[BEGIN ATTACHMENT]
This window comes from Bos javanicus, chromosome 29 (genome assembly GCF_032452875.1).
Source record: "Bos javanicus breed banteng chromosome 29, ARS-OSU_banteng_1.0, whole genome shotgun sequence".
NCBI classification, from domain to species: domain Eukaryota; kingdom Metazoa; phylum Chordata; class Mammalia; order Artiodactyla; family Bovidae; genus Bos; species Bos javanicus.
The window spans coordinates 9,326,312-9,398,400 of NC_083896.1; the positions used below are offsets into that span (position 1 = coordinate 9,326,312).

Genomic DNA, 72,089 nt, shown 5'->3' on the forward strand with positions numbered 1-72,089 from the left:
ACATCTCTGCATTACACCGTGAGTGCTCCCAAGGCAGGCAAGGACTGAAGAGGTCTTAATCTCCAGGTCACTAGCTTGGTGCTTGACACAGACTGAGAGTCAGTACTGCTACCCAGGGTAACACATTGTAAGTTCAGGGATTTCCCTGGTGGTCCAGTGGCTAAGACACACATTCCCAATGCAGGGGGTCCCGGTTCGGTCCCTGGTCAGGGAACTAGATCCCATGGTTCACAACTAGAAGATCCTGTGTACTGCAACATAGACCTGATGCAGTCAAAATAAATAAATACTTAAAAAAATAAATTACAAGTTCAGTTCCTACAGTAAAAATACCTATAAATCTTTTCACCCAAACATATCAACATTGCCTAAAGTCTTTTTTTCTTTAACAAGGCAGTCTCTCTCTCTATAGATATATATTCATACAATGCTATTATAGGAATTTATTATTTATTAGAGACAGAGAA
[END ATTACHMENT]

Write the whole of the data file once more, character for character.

This window comes from Bos javanicus, chromosome 29 (genome assembly GCF_032452875.1).
Source record: "Bos javanicus breed banteng chromosome 29, ARS-OSU_banteng_1.0, whole genome shotgun sequence".
NCBI classification, from domain to species: domain Eukaryota; kingdom Metazoa; phylum Chordata; class Mammalia; order Artiodactyla; family Bovidae; genus Bos; species Bos javanicus.
The window spans coordinates 9,326,312-9,398,400 of NC_083896.1; the positions used below are offsets into that span (position 1 = coordinate 9,326,312).

Genomic DNA, 72,089 nt, shown 5'->3' on the forward strand with positions numbered 1-72,089 from the left:
ACATCTCTGCATTACACCGTGAGTGCTCCCAAGGCAGGCAAGGACTGAAGAGGTCTTAATCTCCAGGTCACTAGCTTGGTGCTTGACACAGACTGAGAGTCAGTACTGCTACCCAGGGTAACACATTGTAAGTTCAGGGATTTCCCTGGTGGTCCAGTGGCTAAGACACACATTCCCAATGCAGGGGGTCCCGGTTCGGTCCCTGGTCAGGGAACTAGATCCCATGGTTCACAACTAGAAGATCCTGTGTACTGCAACATAGACCTGATGCAGTCAAAATAAATAAATACTTAAAAAAATAAATTACAAGTTCAGTTCCTACAGTAAAAATACCTATAAATCTTTTCACCCAAACATATCAACATTGCCTAAAGTCTTTTTTTCTTTAACAAGGCAGTCTCTCTCTCTATAGATATATATTCATACAATGCTATTATAGGAATTTATTATTTATTAGAGACAGAGAA